2004 chevy classic Charging system not working

Engine idling, no load

Actually with core charge and shipping this acdelco reman still comes out to the same base price as the valucraft one. More Information for ACDELCO 3341468A (rockauto.com) I feel like this would be better bet.

Your replacement choice seems like a good one to me too.

It’s hard to imagine you could be measuring 25 volts AC at the battery when the alternator is connected to the battery, at idle. The battery’s capacitance usually severely tampers down any AC oscillations coming from the alternator. But I guess such a thing is possible. What was the DC voltage measurement at idle? The big AC measurement sort of makes me wonder if somehow the alternator isn’t making a good connection to the battery.

How much AC voltage does a car alternator put out?

An alternator is so named because it produces alternating electrical current. This energy can be converted from one voltage to another using a transformer. Thus, the 12-volt AC output from an alternator can be transformed into 120 volt-AC current.


Today it couldn’t have been anymore than 12.2 volts.

The voltage drop tests I did read just a few milivolts. This would rule out a bad connection?

You can charge your battery with a battery charger and continue to drive your vehicle for short trips.

With the ignition on but the engine not running you can set your multimeter to the milivolt scale and measure between the battery negative terminal and where that wire connects to the chassis, if you can find the other end. This gives you a relative idea of how fast your battery is discharging. Then turn the headlights on and measure it again. Always put the meter probes in the exact same spots. The Voltage measured on the meter will be higher now. That’s how much faster your battery will discharge with the lights on or whatever other load you turned on.

Your alternator has failed. It could be the rectifier, or the regulator, or even the slip rings that provide Voltage to the field winding. Or possibly the ON wire that tells the alternator to turn on that connects to the electrical connector on the back of the alternator has stopped working, or the fuse in the vehicle that powers that circuit is blown, but I don’t think that’s the case because if so the alternator fault light wouldn’t be working. Those wires on the alternator usually consist of an ON wire, a fault light wire, and a PWM input that lets the ECU adjust the charging rate. If you want to you can take the alternator apart and replace the individual components, if parts are available.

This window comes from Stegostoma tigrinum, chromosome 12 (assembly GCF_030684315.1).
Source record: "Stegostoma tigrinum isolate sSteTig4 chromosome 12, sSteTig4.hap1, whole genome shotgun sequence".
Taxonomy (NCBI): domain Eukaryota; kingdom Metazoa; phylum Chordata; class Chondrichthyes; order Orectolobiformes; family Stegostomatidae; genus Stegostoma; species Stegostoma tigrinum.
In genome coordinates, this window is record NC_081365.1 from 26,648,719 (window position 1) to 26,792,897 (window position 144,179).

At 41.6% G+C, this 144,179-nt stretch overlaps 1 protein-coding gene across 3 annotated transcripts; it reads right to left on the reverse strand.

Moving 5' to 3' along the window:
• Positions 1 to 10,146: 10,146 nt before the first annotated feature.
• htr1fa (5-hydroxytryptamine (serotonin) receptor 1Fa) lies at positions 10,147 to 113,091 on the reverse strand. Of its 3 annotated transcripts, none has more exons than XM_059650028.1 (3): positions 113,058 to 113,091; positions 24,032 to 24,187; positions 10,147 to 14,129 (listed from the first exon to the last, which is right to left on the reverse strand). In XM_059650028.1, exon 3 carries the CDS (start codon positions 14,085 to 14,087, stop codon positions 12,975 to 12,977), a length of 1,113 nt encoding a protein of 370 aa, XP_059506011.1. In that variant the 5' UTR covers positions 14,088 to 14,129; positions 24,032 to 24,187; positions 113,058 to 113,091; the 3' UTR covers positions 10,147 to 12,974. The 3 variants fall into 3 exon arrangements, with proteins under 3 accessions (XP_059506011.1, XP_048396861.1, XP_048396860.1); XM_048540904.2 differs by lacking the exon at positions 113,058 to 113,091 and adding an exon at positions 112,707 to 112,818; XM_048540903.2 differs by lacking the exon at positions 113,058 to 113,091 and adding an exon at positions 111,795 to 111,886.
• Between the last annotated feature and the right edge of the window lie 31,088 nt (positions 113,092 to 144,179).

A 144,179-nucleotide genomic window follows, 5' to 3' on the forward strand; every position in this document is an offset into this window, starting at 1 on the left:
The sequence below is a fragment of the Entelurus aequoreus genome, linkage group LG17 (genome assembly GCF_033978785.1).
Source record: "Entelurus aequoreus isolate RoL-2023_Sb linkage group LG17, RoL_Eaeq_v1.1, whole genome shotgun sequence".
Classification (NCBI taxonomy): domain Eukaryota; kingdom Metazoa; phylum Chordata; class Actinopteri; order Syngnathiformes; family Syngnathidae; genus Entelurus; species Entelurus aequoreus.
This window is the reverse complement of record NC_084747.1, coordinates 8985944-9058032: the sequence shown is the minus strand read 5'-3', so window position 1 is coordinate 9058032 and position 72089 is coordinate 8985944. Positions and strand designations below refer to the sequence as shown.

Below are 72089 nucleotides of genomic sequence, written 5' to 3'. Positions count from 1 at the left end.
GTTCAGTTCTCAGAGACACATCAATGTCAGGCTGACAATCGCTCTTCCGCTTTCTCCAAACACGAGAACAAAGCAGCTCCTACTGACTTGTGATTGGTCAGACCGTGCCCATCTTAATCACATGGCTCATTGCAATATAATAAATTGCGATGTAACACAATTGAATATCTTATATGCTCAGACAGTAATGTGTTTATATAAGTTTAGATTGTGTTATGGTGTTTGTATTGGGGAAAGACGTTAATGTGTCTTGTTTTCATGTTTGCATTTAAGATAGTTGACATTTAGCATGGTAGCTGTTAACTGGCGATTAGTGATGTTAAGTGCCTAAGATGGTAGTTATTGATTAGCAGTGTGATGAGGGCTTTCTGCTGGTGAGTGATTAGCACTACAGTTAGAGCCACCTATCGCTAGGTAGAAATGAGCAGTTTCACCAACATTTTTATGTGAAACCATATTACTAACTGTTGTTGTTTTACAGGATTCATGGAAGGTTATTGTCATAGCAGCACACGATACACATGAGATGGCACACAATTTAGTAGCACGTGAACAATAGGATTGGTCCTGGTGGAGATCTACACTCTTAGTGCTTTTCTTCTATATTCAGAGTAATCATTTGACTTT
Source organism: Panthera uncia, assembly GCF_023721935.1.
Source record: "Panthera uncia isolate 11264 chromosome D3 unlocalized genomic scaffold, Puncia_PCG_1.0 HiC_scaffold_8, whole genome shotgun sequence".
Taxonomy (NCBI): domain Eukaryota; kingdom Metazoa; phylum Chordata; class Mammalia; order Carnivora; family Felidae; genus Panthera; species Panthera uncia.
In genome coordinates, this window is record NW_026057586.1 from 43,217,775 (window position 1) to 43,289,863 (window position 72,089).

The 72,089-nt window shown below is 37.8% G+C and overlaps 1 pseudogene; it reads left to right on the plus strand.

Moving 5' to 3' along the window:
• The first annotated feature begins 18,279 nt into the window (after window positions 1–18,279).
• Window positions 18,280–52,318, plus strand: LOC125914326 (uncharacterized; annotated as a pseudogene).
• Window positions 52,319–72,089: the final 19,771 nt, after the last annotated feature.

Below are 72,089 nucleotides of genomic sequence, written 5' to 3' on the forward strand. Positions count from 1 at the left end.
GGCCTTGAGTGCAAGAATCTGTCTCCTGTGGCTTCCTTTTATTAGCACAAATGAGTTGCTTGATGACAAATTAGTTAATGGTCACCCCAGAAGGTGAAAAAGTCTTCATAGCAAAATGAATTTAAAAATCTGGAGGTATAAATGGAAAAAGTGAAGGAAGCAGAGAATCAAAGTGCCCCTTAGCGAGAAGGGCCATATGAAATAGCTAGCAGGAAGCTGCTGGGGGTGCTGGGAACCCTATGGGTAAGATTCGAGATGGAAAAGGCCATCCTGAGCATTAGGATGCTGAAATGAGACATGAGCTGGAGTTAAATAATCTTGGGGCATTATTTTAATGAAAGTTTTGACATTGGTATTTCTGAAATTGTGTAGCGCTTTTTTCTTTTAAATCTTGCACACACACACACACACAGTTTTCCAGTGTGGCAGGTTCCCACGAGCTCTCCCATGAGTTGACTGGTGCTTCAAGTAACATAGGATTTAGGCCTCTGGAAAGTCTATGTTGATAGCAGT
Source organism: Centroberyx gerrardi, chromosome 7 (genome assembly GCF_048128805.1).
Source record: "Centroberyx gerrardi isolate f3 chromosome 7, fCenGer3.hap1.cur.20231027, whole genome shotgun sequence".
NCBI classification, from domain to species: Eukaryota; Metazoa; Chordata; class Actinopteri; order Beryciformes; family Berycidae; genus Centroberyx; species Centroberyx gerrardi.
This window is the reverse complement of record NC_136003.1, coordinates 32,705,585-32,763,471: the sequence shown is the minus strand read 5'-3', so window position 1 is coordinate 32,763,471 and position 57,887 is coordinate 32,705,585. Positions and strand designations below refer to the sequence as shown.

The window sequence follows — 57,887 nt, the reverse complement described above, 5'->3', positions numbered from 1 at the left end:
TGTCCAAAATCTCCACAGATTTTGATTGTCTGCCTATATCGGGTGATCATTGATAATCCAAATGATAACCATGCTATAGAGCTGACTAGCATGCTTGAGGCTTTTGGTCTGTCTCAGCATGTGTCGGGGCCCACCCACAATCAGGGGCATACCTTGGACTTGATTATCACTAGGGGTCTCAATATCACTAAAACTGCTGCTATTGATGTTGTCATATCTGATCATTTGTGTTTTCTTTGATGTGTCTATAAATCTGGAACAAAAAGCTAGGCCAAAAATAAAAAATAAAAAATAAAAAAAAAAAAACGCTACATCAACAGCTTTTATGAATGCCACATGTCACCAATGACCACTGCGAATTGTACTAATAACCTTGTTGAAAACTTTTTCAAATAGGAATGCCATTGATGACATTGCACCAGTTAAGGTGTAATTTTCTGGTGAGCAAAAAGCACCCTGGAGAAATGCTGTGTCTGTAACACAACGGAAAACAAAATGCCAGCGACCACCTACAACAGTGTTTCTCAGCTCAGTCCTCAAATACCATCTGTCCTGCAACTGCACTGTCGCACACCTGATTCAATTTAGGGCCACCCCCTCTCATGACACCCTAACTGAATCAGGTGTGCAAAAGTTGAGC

It means that there is hardly any current coming out of the alternator. You’re using the wire as a current sense when you measure it like that. It also shows if the fusibile link wire opened up electically, which would show a large Voltage difference.

I didn’t know about that trick! What you’re doing is measuring if the alternator field current active right? There should be a difference in screw driver pull between ignition off and on.

Interference from the ignition interferes with many digital multimeters. Touch the test leads together to test for interference. It won’t show 0 like it should if there is interference.

Around 100 Volts AC at 3000 RPM engine speed with full field current and no load. Automotive alternators are very inefficient. In the real world it won’t put out 100 VAC because either the battery will be there to bring it down to about 16 VAC or the TVS diodes in the rectifier will clamp the Voltage below 32 VAC and the regulator will immediately turn off the field to bring the Voltage down.

Correct. The test was to see if there was a large Voltage drop, something over 1 Volt that would indicate a broken or loose wire.

Excellent explanations, thank you. I disconnected the harness connector from the alternator and probed the red wire. It read exactly 4.99 volts when I turned the key to the on position, so no magnetization could only be the fault of the alternator.
You guys have been a big help!

From the posted diagram above, I’d have expected the red wire (ID’d above/left as 8 Red 2) to measure battery voltage (i.e. 12.6 volts) rather than 4.99 volts. Hard to say for certain without seeing the entire battery/charging system/starter wiring schematic.

I meant this one here in the red box
The one between generator and starter does measure battery voltage.

Ok, that one looks like a logic-level output from the alternator indicating the alternator is either on or off. Logic levels are often either 4-5 volts or 0-0.2 volts, so that’s probably correct. Usually computer circuit designers indicate whether a logic signal is either an input or an output with arrows, but I don’t think those arrows on the A,B,C points have any meaning. I’ve notice this on other car schematics too, for some reason the conventional arrow convention doesn’t apply. So it could be a signal from the PCM to turn on the alternator too.

BTW, the magnetization is caused by current flowing in the alternator’s “field” coil. Shown in the diagram above. The diagram unfortunately isn’t specific what causes that to occur.

I thought that would have been the 5v supplied through it during key on since that was the condition required for the screwdriver/pulley test mentioned above.

The “Generator field duty cycle signal” turns on the field, the engine must be running for the computer to switch on the field control.

I was wondering about this. It appears to be true that newer vehicles won’t energize the field in the alternator unless the engine is running. In the past the ON wire was controlled directly by the ignition key.

The alternator in my 1996 Dodge is controlled by the PCM. Chrysler has used computers to control charging system voltage based on need since 1985.